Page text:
Long-Skirts said...

Livius said...

"This is such a sad night; it feels like a vigil at a bedside."

"Do not go gentle into that good night,
Old age should burn and rave at close of day;
Rage, rage against the dying of the light."

Benedict Carter said...

Yes, a deeply-thoughtful reflection and we should indeed be most grateful.

I cannot help noting, however, that given the plenitude of Papal power and the understanding that Benedict has of the nature of the catastrophe, to be certain in his own mind that nothing else was possible, the nature of the "superforce" in the Vatican opposing him must surely be pure diabolism.

Gratias said...

Holy Father, thank you for eight years of peaceful growth of our Catholic faith.

Summorum Pontificum was crucial to the future. Many more EF masses are now taking place in the Dioceses. Fellow Catholics do not now look at us traditionalists as crazies but instead have admiration. With a few good bishops promoting the EF we may have the points of light needed for preserving the Church.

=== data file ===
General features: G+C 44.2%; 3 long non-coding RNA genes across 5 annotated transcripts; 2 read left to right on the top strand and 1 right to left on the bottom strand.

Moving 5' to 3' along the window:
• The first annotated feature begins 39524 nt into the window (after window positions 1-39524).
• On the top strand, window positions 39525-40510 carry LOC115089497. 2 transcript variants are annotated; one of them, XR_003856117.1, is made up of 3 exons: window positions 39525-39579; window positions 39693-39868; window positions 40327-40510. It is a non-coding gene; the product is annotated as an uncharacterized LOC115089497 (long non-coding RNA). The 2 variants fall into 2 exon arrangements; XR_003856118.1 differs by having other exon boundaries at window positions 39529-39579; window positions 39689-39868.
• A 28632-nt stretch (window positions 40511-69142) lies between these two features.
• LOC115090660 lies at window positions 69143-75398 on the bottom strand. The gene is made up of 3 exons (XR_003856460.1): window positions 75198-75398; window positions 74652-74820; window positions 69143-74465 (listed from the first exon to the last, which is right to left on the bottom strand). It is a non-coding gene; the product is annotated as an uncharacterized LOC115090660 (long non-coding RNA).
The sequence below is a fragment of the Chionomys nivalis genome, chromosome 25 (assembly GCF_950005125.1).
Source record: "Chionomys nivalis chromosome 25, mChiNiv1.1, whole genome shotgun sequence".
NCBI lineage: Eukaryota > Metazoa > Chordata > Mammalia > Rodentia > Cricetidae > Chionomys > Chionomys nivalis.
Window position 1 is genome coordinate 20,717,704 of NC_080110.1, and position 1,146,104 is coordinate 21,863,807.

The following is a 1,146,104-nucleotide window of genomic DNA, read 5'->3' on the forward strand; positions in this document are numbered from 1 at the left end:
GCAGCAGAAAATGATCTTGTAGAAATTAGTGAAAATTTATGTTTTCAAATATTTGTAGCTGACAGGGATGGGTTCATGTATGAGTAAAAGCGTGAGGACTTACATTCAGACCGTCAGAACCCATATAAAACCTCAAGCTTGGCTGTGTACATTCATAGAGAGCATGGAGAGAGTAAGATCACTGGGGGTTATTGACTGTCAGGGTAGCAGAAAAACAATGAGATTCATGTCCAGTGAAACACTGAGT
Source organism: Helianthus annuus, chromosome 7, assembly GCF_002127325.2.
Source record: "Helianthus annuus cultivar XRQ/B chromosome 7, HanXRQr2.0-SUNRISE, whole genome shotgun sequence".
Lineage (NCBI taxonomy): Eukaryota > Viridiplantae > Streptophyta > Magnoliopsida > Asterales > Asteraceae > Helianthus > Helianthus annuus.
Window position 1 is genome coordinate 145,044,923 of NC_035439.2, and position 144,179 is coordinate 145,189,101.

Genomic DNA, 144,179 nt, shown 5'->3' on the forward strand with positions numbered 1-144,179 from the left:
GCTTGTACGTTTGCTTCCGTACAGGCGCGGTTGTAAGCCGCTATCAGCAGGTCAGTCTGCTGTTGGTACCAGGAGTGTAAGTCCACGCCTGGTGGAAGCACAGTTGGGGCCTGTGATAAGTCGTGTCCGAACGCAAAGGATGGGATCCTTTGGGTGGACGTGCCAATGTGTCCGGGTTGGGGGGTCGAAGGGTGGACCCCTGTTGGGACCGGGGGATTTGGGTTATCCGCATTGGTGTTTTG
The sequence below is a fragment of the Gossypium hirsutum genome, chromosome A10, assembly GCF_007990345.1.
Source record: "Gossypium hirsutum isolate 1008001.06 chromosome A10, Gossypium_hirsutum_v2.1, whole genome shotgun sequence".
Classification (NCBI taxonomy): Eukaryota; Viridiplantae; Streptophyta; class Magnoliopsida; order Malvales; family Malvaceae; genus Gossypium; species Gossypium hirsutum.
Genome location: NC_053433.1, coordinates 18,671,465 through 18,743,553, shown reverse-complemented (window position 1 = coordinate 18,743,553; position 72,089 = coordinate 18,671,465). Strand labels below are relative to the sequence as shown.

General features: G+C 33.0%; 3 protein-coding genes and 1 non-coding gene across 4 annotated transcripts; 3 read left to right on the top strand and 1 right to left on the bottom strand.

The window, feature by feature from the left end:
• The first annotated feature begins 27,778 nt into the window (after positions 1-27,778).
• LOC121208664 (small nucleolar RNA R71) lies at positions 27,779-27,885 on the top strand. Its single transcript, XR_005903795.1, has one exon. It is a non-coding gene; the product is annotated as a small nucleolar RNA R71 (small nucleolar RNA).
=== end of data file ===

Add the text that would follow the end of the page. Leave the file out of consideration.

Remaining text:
It was so touching to see Benedict chanting the Paternoster and the 150,000 chanting with him in EWTN in my iPad app. I attended a Public audience in November and was surprised how many people could sing along the Our Father, particularly because it was not printed in the program. They knew it by heart.

The Anglican Ordinariate will grow and become very important. Other soi-disant Catholics missed the boat. Opus Dei also did not help much this pontiff in my view. All in all we will emerge stronger and will restore vitality to the Church with the seeds planted by this great intellectual Pope.

Ora pro nobis Benedictus. We will pray for you, and miss you. Viva Benedictus Papa nostrum.

Ora et Labora said...

Thank you Holy Father for your Pontificate, and for all your efforts to bring peace and unity within the Church, but I most especially want to thank you for Summorum Pontificum.